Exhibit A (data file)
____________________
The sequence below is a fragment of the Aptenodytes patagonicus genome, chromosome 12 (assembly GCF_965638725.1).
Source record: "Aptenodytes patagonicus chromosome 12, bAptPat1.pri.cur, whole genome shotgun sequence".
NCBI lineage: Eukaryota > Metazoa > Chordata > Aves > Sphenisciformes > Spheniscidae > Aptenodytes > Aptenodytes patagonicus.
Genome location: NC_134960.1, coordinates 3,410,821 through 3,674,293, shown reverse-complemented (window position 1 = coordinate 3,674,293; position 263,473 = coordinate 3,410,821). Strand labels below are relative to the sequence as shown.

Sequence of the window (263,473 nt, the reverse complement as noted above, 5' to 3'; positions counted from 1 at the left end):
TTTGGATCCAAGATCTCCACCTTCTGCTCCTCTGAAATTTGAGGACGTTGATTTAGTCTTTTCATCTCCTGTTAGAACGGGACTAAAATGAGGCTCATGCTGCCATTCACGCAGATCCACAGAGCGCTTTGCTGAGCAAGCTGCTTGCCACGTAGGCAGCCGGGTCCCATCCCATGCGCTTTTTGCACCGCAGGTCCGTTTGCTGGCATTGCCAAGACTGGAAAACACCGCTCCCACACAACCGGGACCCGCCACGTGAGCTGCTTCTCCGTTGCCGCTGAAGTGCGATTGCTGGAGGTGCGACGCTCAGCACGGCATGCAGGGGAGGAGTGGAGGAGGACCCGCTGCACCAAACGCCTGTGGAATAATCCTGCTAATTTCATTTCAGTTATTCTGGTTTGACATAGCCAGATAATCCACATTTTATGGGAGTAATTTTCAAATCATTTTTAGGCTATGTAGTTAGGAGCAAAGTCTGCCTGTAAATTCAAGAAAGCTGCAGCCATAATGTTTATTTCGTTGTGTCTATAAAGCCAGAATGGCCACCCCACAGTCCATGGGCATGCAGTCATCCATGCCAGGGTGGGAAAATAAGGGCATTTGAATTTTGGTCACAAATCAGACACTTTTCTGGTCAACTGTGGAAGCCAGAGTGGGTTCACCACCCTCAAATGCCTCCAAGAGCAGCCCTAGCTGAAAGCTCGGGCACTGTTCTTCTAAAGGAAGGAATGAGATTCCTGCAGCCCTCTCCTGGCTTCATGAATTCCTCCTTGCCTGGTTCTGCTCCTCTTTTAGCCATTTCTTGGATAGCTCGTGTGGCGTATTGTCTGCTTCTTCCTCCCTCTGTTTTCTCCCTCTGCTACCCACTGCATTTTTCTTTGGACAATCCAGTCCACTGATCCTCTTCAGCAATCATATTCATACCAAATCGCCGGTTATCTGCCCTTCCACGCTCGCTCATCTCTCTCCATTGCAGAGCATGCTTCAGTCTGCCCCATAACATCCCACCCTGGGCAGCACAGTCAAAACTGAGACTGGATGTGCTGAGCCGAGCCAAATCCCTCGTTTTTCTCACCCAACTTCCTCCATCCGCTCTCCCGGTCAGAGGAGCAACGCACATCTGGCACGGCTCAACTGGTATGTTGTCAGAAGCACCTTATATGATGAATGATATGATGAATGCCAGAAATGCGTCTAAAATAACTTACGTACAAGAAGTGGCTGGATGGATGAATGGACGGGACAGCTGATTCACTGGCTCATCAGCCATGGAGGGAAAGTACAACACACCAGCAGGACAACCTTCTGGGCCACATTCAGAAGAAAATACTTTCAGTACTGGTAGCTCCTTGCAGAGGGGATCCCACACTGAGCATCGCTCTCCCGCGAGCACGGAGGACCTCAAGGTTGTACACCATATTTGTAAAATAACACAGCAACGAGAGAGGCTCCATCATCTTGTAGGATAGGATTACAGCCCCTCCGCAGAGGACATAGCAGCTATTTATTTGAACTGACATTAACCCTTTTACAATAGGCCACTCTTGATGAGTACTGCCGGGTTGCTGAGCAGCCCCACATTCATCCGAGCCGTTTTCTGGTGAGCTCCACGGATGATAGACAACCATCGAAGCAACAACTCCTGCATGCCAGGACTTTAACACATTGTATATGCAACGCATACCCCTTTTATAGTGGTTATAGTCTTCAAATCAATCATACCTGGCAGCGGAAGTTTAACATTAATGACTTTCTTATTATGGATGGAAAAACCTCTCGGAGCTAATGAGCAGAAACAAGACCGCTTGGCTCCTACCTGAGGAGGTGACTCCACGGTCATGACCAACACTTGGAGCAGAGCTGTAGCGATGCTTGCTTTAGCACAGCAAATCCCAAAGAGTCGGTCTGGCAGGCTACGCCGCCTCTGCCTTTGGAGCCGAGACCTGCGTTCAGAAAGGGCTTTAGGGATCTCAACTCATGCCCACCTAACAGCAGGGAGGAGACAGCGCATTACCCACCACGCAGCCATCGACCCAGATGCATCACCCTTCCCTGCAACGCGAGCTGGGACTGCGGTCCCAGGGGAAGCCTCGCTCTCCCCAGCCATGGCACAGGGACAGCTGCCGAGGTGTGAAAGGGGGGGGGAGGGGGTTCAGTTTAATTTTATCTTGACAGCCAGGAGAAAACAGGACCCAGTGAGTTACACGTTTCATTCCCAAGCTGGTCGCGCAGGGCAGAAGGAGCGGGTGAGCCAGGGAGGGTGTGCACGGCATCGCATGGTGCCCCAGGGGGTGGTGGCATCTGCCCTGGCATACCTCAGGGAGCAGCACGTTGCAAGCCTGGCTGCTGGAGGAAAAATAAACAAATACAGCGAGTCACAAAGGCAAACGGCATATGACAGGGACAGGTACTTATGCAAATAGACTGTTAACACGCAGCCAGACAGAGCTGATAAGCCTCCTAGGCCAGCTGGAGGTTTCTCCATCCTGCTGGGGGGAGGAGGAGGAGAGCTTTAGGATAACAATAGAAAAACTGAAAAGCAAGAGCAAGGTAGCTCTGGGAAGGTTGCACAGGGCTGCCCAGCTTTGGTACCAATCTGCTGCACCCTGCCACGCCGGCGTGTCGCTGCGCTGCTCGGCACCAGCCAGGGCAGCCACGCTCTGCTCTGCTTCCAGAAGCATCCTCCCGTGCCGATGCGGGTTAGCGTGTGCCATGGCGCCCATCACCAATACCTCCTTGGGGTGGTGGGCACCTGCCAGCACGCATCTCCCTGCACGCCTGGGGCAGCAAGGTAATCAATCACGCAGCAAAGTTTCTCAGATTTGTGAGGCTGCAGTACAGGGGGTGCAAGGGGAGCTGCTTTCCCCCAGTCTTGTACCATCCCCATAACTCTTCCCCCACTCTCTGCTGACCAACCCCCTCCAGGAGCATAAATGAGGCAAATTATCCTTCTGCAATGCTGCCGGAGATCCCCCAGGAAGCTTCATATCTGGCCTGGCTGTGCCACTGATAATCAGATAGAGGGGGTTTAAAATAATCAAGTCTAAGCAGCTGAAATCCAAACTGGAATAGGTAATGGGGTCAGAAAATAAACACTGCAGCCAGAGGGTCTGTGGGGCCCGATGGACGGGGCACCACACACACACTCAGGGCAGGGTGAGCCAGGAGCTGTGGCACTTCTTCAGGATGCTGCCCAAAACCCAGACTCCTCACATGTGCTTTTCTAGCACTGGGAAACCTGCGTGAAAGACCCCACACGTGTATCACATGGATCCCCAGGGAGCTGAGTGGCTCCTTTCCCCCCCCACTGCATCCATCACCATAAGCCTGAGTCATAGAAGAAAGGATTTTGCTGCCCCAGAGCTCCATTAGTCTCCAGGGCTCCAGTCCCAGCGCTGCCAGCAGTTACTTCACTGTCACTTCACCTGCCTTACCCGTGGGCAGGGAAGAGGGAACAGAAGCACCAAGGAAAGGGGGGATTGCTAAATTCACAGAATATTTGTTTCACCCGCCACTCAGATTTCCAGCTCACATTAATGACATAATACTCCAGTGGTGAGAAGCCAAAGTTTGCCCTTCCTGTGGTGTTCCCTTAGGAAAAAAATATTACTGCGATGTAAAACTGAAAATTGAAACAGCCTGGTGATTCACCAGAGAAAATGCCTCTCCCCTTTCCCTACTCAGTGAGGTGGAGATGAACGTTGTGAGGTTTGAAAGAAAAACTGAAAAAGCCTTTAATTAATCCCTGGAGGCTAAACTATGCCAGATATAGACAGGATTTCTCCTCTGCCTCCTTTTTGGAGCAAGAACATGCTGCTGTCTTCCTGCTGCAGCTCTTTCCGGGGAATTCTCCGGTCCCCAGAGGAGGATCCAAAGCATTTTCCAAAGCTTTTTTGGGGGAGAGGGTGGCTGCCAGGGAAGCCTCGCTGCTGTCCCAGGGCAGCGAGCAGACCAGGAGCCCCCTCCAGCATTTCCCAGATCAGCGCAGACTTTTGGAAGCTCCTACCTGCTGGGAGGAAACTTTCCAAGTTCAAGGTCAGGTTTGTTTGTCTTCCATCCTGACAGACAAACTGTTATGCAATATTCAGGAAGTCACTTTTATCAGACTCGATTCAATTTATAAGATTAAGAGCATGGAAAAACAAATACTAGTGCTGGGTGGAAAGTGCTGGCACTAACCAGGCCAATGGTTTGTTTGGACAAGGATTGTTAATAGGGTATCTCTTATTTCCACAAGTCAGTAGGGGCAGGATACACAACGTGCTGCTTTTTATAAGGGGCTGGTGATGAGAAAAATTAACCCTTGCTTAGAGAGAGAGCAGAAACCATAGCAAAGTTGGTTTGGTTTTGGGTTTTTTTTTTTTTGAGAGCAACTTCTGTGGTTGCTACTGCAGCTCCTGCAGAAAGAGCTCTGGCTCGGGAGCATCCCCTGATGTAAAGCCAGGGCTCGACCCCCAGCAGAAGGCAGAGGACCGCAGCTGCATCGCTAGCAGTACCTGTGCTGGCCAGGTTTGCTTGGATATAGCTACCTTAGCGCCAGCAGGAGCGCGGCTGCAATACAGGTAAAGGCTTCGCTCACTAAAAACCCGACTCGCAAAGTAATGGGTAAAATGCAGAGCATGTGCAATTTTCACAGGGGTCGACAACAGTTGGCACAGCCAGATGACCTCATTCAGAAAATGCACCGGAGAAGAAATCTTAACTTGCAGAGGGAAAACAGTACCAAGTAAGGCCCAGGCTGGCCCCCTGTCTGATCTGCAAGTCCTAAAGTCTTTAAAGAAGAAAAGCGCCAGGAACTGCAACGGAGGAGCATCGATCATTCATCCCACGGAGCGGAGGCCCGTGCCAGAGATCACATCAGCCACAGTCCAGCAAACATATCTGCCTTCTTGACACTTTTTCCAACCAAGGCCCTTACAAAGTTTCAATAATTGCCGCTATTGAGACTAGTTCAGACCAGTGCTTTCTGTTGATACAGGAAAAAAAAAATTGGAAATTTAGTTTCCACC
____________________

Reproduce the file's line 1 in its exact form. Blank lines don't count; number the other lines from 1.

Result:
The sequence below is a fragment of the Aptenodytes patagonicus genome, chromosome 12 (assembly GCF_965638725.1).